Message from the Bishop

Dear Friends,

It was good to be able to have a two week break. Much of it was spent in Hanmer Springs which, in common with other Kiwi holiday destinations this winter, was teeming with people. All this is good for the domestic economy but we remain under threat of the health, social and economic consequences of the Pandemic. Community resurgence of the virus in Victoria and New South Wales is keeping us vigilant against a resurgence here but with the best collective will in the world we may nevertheless be unable to avoid a further Lockdown. Thus as churches, as we resume “normal” practices re services, meetings and other activities, we should remain prepared at very short notice to respond to any requirement to change practice if we need to combat community transmission.

While community transmission is non-existent here, “normal” practice can now include the normal practice of receiving communion in both kinds, and receiving wine via the common cup, sipping the cup or intincting. All those involved in distributing communion should be as vigilant re hygiene as ever and once again I ask that consideration is given to avoiding use of hand sanitizer by those distributing communion becoming a visible rite which breaks the flow of the Communion rite itself through the Breaking of the Bread and the Distribution of the Bread and Wine of Communion. One possibility is that those distributing communion move forward to stand near the communion table during the Eucharistic Prayer, using hand sanitiser at the same time as the Table is prepared.

Each ministry unit is being asked to assist in the use of the COVID-19 contact tracing app: is there one or more copies of the QR code poster supplied to your ministry unit on display?

Last Sunday it was good to be in the Parish of Avonside as two young people were baptised and a third young adult formally renewed her baptism and confirmation. In early to mid August we are expecting work to begin on the construction of the new Holy Trinity church for the parish.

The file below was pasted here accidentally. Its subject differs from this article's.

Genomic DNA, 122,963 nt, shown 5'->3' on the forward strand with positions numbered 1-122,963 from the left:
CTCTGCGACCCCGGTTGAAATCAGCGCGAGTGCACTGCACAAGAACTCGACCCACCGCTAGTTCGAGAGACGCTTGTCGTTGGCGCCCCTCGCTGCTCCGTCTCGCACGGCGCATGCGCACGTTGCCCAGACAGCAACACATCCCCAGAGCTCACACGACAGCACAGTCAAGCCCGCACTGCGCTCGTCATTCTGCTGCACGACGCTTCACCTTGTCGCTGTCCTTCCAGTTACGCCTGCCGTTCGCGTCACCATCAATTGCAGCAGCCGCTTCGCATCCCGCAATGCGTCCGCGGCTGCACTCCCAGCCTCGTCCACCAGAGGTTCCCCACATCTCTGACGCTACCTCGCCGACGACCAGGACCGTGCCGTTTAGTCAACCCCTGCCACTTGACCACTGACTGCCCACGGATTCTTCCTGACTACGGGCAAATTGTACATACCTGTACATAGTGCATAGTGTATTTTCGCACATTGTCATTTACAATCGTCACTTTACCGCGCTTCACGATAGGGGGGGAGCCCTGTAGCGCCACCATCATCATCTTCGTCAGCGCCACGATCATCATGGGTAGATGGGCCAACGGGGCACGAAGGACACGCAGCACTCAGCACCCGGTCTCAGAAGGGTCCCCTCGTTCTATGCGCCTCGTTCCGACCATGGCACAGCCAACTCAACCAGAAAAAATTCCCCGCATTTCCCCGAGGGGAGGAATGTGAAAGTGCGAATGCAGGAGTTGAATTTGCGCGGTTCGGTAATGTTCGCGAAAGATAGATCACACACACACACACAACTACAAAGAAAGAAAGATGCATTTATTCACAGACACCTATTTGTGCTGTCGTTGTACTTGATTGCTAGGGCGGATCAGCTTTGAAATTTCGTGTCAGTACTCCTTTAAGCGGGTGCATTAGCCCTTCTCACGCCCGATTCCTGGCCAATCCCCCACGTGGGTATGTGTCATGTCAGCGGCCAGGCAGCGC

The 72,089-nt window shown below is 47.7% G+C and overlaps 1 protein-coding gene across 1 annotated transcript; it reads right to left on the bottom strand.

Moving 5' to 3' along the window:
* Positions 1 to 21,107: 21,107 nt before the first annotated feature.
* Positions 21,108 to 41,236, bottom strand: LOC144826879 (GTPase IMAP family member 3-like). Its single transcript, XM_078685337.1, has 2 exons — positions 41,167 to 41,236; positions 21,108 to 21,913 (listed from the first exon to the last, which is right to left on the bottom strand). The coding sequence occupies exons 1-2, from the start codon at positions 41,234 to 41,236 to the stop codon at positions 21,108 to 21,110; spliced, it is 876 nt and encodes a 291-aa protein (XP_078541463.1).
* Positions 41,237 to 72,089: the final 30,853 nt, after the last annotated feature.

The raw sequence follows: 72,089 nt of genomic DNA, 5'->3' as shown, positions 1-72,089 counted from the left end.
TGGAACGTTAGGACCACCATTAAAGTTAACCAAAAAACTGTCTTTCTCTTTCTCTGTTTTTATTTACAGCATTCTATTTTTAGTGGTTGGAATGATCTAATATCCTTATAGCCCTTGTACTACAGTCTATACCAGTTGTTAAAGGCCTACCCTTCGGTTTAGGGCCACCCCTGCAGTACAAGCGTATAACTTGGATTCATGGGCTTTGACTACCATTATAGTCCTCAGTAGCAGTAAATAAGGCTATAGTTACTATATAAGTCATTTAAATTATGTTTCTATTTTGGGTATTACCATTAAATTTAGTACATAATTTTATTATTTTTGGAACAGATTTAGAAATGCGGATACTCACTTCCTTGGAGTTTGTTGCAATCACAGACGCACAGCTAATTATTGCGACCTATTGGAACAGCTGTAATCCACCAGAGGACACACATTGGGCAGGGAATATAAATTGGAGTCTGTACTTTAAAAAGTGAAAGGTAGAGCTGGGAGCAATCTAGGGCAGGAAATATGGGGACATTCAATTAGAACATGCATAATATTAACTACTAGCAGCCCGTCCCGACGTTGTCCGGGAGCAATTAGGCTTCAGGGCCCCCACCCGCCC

This Saturday our General Synod representatives, along with Edwin Boyce our Diocesan Manager and Veronica Cross our note-taker for the day, will be gathering at the Anglican Centre to participate in an all day Zoom session of the Synod.

There is a proposal for General Synod to also meet in Nelson, 5-8 December this year. Whether the Diocese of Polynesia members will be able to physically join us or need to participate via Zoom is a moot point as we watch developments in the South Pacific re “travel bubbles” (or not).

An important development in the life of the Cathedral, the introduction of Girl Choristers has made the news. Check it out here.

This  Saturday evening, 7.30 pm, the Rev’d Dr Graham O’Brien speaks at St Barnabas’ Fendalton on the End of Life Choice Bill. I plan next week to say more about the two referenda questions we are invited to answer when we vote in the General Election in September. We hope also that by then we will have details about two seminars being planned for Saturday mornings 15 and 22 August.

Speaking of the General Election, the past week has highlighted the tremendous challenge of finding and keeping political representatives who are both competent and righteous (remembering that this biblical word refers to “right relationships” as much as to “right/just behaviour”). The least we can do as Christians is to obey the instruction in 1 Timothy 2:2 to pray “for kings and all who are in high positions.”

The latest edition of AnglicanLife is being distributed this week (and available here on the web). Please share copies with family and friends. I thank Jo Bean for her work as Editor (along with several other media roles) and thank the team who help put the magazine together, including our many writers!

This Sunday is Media Prayer Day and we are asked to include in our intercessions all those who work in media in our country.

This Sunday is also Social Services Sunday—we are invited to reflect on and pray for the work of all our church social services. In our Diocese this work is under the name Anglican Care and includes a variety of ministries including the Christchurch City Mission. Fuel for our prayers can be found here.

Our Gospel reading this Sunday includes the Parable of the Mustard Seed (Matthew 13:31-32). This and similar parables are not only messages of hope but also promises from God who wills that the kingdom of God will continue to grow, no matter what happens, and who calls us to be participants in that growth as we share our faith in Christ.